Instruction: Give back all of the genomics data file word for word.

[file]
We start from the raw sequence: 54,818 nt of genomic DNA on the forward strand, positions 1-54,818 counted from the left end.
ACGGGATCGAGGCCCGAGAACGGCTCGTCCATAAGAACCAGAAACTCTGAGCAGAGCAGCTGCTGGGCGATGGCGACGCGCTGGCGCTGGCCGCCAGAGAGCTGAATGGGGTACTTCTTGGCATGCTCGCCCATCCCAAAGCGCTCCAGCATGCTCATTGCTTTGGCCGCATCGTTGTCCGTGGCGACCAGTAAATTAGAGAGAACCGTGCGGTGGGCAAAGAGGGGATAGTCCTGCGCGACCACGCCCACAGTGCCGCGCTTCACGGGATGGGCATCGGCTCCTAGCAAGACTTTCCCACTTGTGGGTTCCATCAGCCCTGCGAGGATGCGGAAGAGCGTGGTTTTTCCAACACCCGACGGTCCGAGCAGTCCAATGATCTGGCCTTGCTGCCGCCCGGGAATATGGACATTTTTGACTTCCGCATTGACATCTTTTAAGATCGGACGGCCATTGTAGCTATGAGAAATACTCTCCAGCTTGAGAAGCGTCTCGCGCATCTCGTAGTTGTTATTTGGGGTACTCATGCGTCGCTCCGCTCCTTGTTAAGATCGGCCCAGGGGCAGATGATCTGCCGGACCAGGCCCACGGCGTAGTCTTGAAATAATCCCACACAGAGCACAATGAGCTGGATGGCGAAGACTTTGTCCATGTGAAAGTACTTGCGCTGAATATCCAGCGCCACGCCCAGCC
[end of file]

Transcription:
We start from the raw sequence: 54,818 nt of genomic DNA on the forward strand, positions 1-54,818 counted from the left end.
ACGGGATCGAGGCCCGAGAACGGCTCGTCCATAAGAACCAGAAACTCTGAGCAGAGCAGCTGCTGGGCGATGGCGACGCGCTGGCGCTGGCCGCCAGAGAGCTGAATGGGGTACTTCTTGGCATGCTCGCCCATCCCAAAGCGCTCCAGCATGCTCATTGCTTTGGCCGCATCGTTGTCCGTGGCGACCAGTAAATTAGAGAGAACCGTGCGGTGGGCAAAGAGGGGATAGTCCTGCGCGACCACGCCCACAGTGCCGCGCTTCACGGGATGGGCATCGGCTCCTAGCAAGACTTTCCCACTTGTGGGTTCCATCAGCCCTGCGAGGATGCGGAAGAGCGTGGTTTTTCCAACACCCGACGGTCCGAGCAGTCCAATGATCTGGCCTTGCTGCCGCCCGGGAATATGGACATTTTTGACTTCCGCATTGACATCTTTTAAGATCGGACGGCCATTGTAGCTATGAGAAATACTCTCCAGCTTGAGAAGCGTCTCGCGCATCTCGTAGTTGTTATTTGGGGTACTCATGCGTCGCTCCGCTCCTTGTTAAGATCGGCCCAGGGGCAGATGATCTGCCGGACCAGGCCCACGGCGTAGTCTTGAAATAATCCCACACAGAGCACAATGAGCTGGATGGCGAAGACTTTGTCCATGTGAAAGTACTTGCGCTGAATATCCAGCGCCACGCCCAGCC